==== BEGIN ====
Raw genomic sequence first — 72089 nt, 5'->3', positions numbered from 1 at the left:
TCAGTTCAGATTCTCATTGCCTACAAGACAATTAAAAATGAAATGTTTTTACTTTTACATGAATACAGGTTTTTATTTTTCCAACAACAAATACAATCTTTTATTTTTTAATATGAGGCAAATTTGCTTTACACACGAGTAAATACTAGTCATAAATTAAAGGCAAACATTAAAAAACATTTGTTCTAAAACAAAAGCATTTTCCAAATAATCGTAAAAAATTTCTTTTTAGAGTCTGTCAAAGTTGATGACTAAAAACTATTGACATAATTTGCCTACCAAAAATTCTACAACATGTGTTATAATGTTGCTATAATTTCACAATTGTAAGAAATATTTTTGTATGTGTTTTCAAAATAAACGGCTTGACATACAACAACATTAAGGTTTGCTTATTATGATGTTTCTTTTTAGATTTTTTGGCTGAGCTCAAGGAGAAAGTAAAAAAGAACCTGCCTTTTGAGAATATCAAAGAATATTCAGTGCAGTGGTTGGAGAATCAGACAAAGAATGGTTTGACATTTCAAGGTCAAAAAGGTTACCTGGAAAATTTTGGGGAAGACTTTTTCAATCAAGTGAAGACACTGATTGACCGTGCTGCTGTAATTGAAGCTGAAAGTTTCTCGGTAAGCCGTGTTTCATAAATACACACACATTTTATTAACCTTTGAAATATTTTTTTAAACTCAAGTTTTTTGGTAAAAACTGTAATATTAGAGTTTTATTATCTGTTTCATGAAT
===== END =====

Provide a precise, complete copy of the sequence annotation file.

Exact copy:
Raw genomic sequence first — 72089 nt, 5'->3', positions numbered from 1 at the left:
TCAGTTCAGATTCTCATTGCCTACAAGACAATTAAAAATGAAATGTTTTTACTTTTACATGAATACAGGTTTTTATTTTTCCAACAACAAATACAATCTTTTATTTTTTAATATGAGGCAAATTTGCTTTACACACGAGTAAATACTAGTCATAAATTAAAGGCAAACATTAAAAAACATTTGTTCTAAAACAAAAGCATTTTCCAAATAATCGTAAAAAATTTCTTTTTAGAGTCTGTCAAAGTTGATGACTAAAAACTATTGACATAATTTGCCTACCAAAAATTCTACAACATGTGTTATAATGTTGCTATAATTTCACAATTGTAAGAAATATTTTTGTATGTGTTTTCAAAATAAACGGCTTGACATACAACAACATTAAGGTTTGCTTATTATGATGTTTCTTTTTAGATTTTTTGGCTGAGCTCAAGGAGAAAGTAAAAAAGAACCTGCCTTTTGAGAATATCAAAGAATATTCAGTGCAGTGGTTGGAGAATCAGACAAAGAATGGTTTGACATTTCAAGGTCAAAAAGGTTACCTGGAAAATTTTGGGGAAGACTTTTTCAATCAAGTGAAGACACTGATTGACCGTGCTGCTGTAATTGAAGCTGAAAGTTTCTCGGTAAGCCGTGTTTCATAAATACACACACATTTTATTAACCTTTGAAATATTTTTTTAAACTCAAGTTTTTTGGTAAAAACTGTAATATTAGAGTTTTATTATCTGTTTCATGAAT